Written by the Cowbucker Account Team

Fisher-Price, one of America’s most highly recognized children’s toy manufacturer, has been facing major backlash following infant fatalities from the use of their Rock ‘n Play Sleeper. The product was first introduced in 2009 and received its first report of an infant’s death just two years later.

On April 5, 2019, after receiving reports of 10 new infant deaths since 2015, the company decided to issue a warning for their product with the following additional statement:

“A child fatality is an unimaginable tragedy.

Fisher-Price has a long, proud tradition of prioritizing safety as the cornerstone of our mission. Generations of parents have trusted us for almost 90 years to provide safe products for their children. We are there with you from the moment you bring your child home and take our responsibility for product safety very seriously. 

Today, the Consumer Product Safety Commission (CPSC) and Fisher-Price have jointly issued an alert warning parents and caregivers to discontinue use of the Rock ‘n Play Sleeper when infants begin to roll over. To ensure a safe sleep environment for infants, we remind parents and caregivers to follow all safety warnings included with the product: always use the provided restraints, always place infants on their backs to sleep, and make sure that no pillows, blankets or extra padding are placed in the Rock ‘n Play Sleeper. The Rock ‘n Play Sleeper meets all applicable safety standards, including those of the international standards organization, known as ASTM International, and is certified by the Juvenile Products Manufacturers Association (JPMA).

Fisher-Price and everyone one of our employees take the responsibility of being part of your family seriously, and we are committed to earning that trust every day.”

A few days later the U.S. Consumer Product Safety Commission urged parents to stop using Fisher-Price’s “Rock ‘n Play” Sleeper via Twitter.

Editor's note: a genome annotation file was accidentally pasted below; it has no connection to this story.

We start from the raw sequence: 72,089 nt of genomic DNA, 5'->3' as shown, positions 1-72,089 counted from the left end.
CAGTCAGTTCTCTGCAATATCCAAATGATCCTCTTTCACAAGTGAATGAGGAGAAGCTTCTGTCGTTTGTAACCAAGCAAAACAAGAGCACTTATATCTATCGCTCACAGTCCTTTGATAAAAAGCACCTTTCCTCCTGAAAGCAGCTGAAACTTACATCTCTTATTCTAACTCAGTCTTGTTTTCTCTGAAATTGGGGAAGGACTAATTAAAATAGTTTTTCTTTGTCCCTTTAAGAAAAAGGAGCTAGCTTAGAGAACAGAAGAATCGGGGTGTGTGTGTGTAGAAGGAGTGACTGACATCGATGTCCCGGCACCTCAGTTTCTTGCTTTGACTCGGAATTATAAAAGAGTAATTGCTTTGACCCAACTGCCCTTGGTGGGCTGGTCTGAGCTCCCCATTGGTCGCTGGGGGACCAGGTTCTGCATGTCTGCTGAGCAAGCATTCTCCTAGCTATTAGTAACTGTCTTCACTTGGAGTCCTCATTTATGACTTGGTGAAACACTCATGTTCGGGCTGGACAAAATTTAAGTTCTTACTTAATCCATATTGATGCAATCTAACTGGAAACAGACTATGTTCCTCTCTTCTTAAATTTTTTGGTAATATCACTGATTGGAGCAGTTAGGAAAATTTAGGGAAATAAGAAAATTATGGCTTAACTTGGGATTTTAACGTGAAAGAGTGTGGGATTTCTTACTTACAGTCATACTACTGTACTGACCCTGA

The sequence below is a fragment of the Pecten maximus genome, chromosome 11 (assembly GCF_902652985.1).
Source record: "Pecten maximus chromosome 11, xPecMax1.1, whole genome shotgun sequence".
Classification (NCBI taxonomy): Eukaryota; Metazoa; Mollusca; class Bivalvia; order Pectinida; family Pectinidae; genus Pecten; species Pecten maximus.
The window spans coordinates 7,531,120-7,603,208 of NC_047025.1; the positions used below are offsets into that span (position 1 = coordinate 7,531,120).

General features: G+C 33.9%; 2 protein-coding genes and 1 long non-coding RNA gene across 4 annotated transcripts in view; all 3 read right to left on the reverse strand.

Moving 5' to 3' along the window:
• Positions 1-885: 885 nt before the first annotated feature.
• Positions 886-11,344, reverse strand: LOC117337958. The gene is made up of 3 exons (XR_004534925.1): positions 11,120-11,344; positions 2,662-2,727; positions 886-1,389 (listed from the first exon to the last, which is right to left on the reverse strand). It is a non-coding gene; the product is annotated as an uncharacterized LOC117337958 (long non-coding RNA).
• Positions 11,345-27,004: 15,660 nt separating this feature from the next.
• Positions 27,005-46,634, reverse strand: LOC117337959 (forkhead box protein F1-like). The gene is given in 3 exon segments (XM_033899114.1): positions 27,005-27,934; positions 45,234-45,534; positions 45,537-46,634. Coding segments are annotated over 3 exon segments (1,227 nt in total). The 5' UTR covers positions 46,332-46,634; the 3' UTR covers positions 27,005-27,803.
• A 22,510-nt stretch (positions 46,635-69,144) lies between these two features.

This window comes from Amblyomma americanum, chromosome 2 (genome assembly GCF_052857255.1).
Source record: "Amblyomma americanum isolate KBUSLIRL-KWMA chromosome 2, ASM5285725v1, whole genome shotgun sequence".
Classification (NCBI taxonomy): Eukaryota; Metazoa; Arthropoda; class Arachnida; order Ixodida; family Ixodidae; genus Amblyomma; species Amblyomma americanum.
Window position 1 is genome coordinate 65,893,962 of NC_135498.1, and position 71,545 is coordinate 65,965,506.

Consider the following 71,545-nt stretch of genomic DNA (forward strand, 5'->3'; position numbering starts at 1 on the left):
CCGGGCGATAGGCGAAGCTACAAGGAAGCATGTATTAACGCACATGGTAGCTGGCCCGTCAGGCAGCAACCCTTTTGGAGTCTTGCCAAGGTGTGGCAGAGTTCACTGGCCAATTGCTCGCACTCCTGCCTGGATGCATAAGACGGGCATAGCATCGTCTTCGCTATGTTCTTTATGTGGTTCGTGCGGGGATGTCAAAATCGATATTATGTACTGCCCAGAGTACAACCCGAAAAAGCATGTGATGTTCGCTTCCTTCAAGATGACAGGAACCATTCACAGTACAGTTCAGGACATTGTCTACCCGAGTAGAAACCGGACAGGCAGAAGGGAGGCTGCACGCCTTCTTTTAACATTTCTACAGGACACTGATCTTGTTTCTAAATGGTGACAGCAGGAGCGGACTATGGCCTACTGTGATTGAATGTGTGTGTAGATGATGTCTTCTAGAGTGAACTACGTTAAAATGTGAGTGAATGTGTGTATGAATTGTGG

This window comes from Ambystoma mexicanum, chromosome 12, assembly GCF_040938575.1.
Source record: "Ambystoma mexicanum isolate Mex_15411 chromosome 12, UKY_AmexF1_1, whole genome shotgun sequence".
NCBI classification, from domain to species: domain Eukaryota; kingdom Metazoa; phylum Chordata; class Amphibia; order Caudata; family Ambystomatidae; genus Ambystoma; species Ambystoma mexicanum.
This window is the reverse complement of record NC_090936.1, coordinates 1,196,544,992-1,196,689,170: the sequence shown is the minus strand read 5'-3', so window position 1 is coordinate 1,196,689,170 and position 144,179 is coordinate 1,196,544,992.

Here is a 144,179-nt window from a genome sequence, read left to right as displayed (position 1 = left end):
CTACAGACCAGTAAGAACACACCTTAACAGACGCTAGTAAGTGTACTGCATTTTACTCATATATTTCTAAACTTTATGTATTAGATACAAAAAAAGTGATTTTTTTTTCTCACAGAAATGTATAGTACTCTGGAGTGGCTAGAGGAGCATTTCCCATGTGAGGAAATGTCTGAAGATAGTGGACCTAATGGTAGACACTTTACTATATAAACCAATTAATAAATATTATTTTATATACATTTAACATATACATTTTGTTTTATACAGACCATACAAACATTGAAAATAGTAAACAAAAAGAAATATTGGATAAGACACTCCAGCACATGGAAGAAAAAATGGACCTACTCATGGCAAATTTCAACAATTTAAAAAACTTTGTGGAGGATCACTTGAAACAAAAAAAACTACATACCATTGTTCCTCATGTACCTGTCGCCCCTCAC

It has since been noted that between the years of 2011 and 2018 there have been a reported 32 deaths involving children under 3 months from this product. The ultimate cause of death within these infants was due to the lack of restraint causing the child to roll over and suffocate. Fisher-Price stated that the rocker was not meant to be used for infants any older than 3 months, or if they already had the ability to roll over. The company also states on their packaging in the cover photo that the product can be used for overnight sleep. The American Academy of Pediatrics (AAP) disagrees with this claim, and does not recommend this fastening, rocking product for routine sleep. In fact, many doctors from the AAP have come forth and states that infants younger than 3 months should sleep on a firm, flat surface on their back away from soft bedding, toys, pillows and blankets.

Three days following the CPSC alert, Fisher-Price officially recalled their 4.7 million Rock ‘n Play and released the following statement:

“A child fatality is an unimaginable tragedy.

For almost 90 years, Fisher-Price has made the safety of children our highest priority.

 In recent days, questions have been raised about the Fisher-Price Rock ‘n Play Sleeper. We stand by the safety of our products. However, due to reported incidents in which the product was used contrary to the safety warnings and instructions, we have decided to conduct a voluntary recall of the Rock ‘n Play Sleeper in partnership with the Consumer Product Safety Commission. 

Fisher-Price has a long, proud tradition of prioritizing safety as our mission. We at Fisher-Price want parents around the world to know that we have every intention of continuing that tradition.”

Sound familiar? Much of the information in their first statement is used in this recall statement, even using the exact same first line. Fisher-Price’s PR team might have been satisfied with their crisis communication strategy, but affected parents are not.

Many of those affected have conducted interviews with national news corporations explaining their frustration with Fisher-Price’s inability to take responsibility. These parents are refusing to take blame for the death of their children, and rightly so. How can a company that claims to prioritize safety continue to ignore the reports for more than eight years?

As PR professionals, we know that nobody is perfect, but we can all use Fisher-Price as a learning experience. The company needs to focus on reestablishing their commitment to safety and include explicit safety instructions to prevent occurrences like this from happening again. Although Fisher-Price is not alone in producing products like the Rock ‘n Play Sleeper, their misfortune will hopefully lead to safer products for children.

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